Swift steps in the night, a nylon bag slides across the floor.
Inside: plush toys, plastic robots
stickers, twigs, a worn white lamb, glow-in-the-dark dinosaurs.
I reach—a quick scramble
and you cocoon into my shoulder, a chrysalis son,
curved toes take root against your father.
All huddle under down and cotton.
I hold this pliant flesh, stroke this soft hair,
inhale the scent of sleep.
Your insect fingers work the yarn of a green blanket,
a nimble soothe to slumber.
Your father stirs, the low rumble of heavy sleep.
I stare into the night
drift into memory against the white walls,
toss back to four years ago.
February—the dry chill of a Los Angeles winter,
the long wait. Perched on a toilet seat
I twist my torso, dark mucous afloat in the water.
The inevitable has begun: I cry out in fear,
seek refuge in the arms of your father.
Pack, unpack, repack: I forget anyway—in hospital
my legs freeze, my torso burns.
Contortions and buckling.
Ferocious beyond control, I heave and shake,
leak and spew urine, vomit and blood.
I writhe in anguish, desire nothing but your arrival.
Yours, a fierce and determined birth—they all are.
Three days to the beginning and end.
I collapse with joy and relief.
In the early months, wide with hope
we ate belief—delicious, crisp, perfectly prepared.
We licked the salt and sucked the sweet of possibility
and before us loomed a bucolic idyll: rows of books,
endless forests, chills chased by fires,
a son to grow by our side.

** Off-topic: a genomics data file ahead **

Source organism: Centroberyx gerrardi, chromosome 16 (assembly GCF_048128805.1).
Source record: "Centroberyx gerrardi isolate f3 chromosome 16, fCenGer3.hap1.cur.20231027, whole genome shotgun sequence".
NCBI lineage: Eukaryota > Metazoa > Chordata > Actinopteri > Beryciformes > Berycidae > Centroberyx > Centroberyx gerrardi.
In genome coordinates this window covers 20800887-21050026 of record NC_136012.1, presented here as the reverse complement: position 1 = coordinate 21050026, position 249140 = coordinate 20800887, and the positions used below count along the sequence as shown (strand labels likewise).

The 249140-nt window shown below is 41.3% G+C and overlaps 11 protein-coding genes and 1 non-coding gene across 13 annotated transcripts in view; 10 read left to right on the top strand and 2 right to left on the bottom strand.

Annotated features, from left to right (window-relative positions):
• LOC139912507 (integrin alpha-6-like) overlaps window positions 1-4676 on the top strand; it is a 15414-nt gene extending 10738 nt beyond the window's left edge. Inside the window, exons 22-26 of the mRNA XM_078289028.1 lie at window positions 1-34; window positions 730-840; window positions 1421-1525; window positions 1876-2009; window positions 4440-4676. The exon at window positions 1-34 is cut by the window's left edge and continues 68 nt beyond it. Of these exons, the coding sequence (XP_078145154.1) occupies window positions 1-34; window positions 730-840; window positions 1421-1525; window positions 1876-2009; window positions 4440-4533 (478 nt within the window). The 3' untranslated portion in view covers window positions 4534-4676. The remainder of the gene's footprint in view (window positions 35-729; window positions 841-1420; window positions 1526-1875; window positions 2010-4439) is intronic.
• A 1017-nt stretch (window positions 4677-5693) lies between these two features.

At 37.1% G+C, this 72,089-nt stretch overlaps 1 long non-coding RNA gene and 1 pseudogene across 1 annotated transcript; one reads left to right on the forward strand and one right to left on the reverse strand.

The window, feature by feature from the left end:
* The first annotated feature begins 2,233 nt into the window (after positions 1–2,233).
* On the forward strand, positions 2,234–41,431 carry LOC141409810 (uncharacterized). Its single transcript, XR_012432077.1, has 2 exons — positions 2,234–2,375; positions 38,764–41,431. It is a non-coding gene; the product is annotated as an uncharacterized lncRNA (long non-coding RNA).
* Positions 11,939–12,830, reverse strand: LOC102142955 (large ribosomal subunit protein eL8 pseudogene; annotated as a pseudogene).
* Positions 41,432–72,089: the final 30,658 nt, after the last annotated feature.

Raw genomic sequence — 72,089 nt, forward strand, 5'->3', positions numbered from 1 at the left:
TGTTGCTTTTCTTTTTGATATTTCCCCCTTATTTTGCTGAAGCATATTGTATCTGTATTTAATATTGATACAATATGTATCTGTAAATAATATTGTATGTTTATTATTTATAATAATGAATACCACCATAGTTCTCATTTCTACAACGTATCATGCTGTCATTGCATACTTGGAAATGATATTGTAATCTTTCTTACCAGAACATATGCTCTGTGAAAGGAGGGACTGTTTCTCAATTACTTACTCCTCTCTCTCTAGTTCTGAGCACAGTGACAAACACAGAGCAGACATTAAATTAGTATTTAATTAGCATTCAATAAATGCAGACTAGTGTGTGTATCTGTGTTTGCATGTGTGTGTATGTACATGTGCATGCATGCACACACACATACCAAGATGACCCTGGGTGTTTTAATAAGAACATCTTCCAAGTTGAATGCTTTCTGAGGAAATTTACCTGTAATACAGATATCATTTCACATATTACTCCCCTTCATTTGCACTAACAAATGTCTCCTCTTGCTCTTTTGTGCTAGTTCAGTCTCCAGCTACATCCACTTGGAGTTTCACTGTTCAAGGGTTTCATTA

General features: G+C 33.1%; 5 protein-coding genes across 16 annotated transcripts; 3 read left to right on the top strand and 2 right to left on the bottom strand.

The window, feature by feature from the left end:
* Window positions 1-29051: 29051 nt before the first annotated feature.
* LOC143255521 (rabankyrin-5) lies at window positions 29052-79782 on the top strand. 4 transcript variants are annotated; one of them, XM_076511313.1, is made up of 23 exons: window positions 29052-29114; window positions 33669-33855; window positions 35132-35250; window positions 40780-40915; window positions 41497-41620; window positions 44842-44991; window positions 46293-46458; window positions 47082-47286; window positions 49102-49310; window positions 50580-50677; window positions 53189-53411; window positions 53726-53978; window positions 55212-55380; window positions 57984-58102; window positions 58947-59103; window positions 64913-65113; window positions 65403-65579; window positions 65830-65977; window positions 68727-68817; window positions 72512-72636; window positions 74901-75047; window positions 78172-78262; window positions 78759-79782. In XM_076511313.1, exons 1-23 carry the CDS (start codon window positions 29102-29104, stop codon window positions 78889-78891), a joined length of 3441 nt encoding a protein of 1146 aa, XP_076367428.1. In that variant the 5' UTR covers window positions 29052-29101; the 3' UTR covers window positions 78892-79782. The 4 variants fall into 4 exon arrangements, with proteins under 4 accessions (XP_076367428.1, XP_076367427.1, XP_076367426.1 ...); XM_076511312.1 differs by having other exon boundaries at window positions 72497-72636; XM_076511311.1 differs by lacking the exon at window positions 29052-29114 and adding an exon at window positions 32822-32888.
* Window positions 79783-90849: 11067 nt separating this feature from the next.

We slept parallel—a tiny head touched one,
palm-size feet another. A family
flesh to flesh, our dreams punctuated by
dolphin chirps and sharp cries.
At breakfast you reached for light
as the Hippeastrum on the table arched
for the sun sprang from its bulb
in soft white glory,
the barest trace of pink.
The shift happened; we knew it would.
Your father—a man of early departure, late arrival,
toil that burns his sorrow to permanence.
His fatigue is etched in furrowed brows and bleary eyes,
oh, how he longs for escape!
Your mother—runs through days that dissolve in her mouth.
Feather lines now frame her eyes.
In exile from conversation and country
she retreats in determined isolation.
For both, the memory of homeland,
the distance of private suffering,
the sweetness buried under burdens.
They spit dollars and bills,
speak in syllables and fragments,
silently stumble forward
kicking thoughts that crush their breath, that slowly suffocate.
The sardonic laugh. The unspoken.
This love of crazy hope for something.
You, a child, the reason for everything.
The long day descends and always
the filth suffocates, drills holes in lungs,
shatters cells and years like glass.
We weep at brown skies.
This is Hong Kong.
In sleep we are free to reunite
as it should be.
The rise of dreaming bodies,
the kicks and wrinkled sheets.
A hand is squeezed, a forehead kissed.
The dreams, oh how they leak:
husband-to-wife, mother-to-son, son-to-father,
We breathe in each other’s sighs
wrapped in a familiar scent that
binds us in comfort and conflict.
This is the truth of flesh.
This is the silence of the night.
Lost in reverie, shocked by morning light,
the denial split by the sun.
We awaken to begin again and again,
fervid belief clasped and cupped
in defiance of what will come.
We are here! We are here!
A temporal halt to the end that lies at bay.
The fear: we will perish.
But for now we ride this hope—live this love
together and apart,
only in our sleep,
only in our dreams.
© Stephanie Han, 2011